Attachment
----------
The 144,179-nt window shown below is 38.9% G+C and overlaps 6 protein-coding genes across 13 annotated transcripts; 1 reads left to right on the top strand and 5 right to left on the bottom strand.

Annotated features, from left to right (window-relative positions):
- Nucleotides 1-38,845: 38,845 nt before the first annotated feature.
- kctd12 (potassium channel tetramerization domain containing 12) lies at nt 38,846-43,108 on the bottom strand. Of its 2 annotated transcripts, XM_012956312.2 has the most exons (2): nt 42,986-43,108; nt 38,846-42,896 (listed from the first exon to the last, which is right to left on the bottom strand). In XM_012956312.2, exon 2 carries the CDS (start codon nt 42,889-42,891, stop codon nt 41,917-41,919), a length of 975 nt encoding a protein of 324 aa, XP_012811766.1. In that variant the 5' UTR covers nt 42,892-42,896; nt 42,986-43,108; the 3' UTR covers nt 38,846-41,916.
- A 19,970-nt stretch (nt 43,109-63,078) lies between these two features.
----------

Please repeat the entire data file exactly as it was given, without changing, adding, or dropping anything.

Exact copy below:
The 144,179-nt window shown below is 38.9% G+C and overlaps 6 protein-coding genes across 13 annotated transcripts; 1 reads left to right on the top strand and 5 right to left on the bottom strand.

Annotated features, from left to right (window-relative positions):
- Nucleotides 1-38,845: 38,845 nt before the first annotated feature.
- kctd12 (potassium channel tetramerization domain containing 12) lies at nt 38,846-43,108 on the bottom strand. Of its 2 annotated transcripts, XM_012956312.2 has the most exons (2): nt 42,986-43,108; nt 38,846-42,896 (listed from the first exon to the last, which is right to left on the bottom strand). In XM_012956312.2, exon 2 carries the CDS (start codon nt 42,889-42,891, stop codon nt 41,917-41,919), a length of 975 nt encoding a protein of 324 aa, XP_012811766.1. In that variant the 5' UTR covers nt 42,892-42,896; nt 42,986-43,108; the 3' UTR covers nt 38,846-41,916.
- A 19,970-nt stretch (nt 43,109-63,078) lies between these two features.